Researchers at the University of Oxford surveyed around 1,000 British 14 and 15-year-olds and their parents or guardians to test the view held by some that there is a link between the games and aggressive behaviour.
They said the results, published in Royal Society Open Science, did not support claims of connection. The study was led by Professor Andrew Przybylski, director of research at the Oxford Internet Institute.
He told Sky News: “What we found was that there are a lot of things that feed in to aggression.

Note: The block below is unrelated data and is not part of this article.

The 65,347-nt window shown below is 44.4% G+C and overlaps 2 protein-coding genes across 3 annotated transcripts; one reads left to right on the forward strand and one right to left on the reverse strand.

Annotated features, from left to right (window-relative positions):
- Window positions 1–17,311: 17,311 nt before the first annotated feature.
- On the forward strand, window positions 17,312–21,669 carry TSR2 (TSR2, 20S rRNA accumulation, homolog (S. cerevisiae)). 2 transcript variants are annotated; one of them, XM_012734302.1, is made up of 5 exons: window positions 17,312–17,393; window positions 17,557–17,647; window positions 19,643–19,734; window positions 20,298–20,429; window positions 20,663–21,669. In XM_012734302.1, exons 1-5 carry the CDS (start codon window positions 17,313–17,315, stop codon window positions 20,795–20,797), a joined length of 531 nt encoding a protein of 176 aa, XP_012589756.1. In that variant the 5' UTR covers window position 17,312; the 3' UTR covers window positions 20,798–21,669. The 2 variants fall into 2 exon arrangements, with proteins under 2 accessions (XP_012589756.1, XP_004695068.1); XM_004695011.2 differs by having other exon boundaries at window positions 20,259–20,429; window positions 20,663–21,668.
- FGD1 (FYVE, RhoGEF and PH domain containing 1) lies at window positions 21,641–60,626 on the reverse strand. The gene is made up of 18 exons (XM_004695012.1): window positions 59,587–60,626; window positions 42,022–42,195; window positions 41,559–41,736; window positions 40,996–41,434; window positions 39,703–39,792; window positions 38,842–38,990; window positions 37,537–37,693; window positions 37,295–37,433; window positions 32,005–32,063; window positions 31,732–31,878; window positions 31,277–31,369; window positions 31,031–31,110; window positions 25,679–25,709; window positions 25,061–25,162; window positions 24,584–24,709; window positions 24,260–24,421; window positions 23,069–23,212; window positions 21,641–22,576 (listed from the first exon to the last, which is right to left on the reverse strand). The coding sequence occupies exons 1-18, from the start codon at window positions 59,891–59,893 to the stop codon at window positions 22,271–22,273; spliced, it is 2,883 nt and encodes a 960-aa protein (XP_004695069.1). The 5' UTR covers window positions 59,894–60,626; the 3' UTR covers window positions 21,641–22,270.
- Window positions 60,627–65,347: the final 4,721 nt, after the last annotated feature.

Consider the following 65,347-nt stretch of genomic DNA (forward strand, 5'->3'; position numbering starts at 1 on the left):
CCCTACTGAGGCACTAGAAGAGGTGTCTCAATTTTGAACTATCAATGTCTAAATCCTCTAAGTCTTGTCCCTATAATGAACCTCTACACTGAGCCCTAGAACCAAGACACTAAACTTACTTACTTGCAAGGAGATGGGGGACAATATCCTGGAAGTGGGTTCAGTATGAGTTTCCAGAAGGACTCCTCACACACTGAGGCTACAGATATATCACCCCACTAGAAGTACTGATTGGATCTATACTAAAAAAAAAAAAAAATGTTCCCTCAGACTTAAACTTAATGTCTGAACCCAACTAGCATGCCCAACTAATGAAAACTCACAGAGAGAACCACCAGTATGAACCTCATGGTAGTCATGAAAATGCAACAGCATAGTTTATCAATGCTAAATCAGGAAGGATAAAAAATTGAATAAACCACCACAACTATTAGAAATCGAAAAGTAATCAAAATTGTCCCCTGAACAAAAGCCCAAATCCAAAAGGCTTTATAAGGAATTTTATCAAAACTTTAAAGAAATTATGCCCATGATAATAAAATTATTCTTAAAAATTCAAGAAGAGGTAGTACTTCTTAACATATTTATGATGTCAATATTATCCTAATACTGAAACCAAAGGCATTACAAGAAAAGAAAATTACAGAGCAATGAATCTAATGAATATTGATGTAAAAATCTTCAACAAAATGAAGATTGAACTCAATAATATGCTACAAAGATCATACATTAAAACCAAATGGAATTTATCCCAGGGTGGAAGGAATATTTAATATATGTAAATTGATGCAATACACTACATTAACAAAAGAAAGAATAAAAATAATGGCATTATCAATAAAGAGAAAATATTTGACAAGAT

“There are some effects of gender and some people who are from different life backgrounds have higher or lower ratings, but video game play didn’t really seem to matter here.”
For the study, the teenagers provided reports of their recent gaming experiences. The violent contents of the games were categorised using official EU and US ratings.
Their parents or guardians then provided accounts of the teens’ “aggressive behaviours” in the previous month.
The researchers then assessed if recent violent game play was positively related to aggressive behaviour in the parents or guardians’ accounts.
Prof Przybylski said: “Violent games don’t seem to drive aggressive behaviour in young people.
“But really we should be looking at other things – maybe it is frustrations, maybe it is family or life circumstance – that we should be spending more time on.”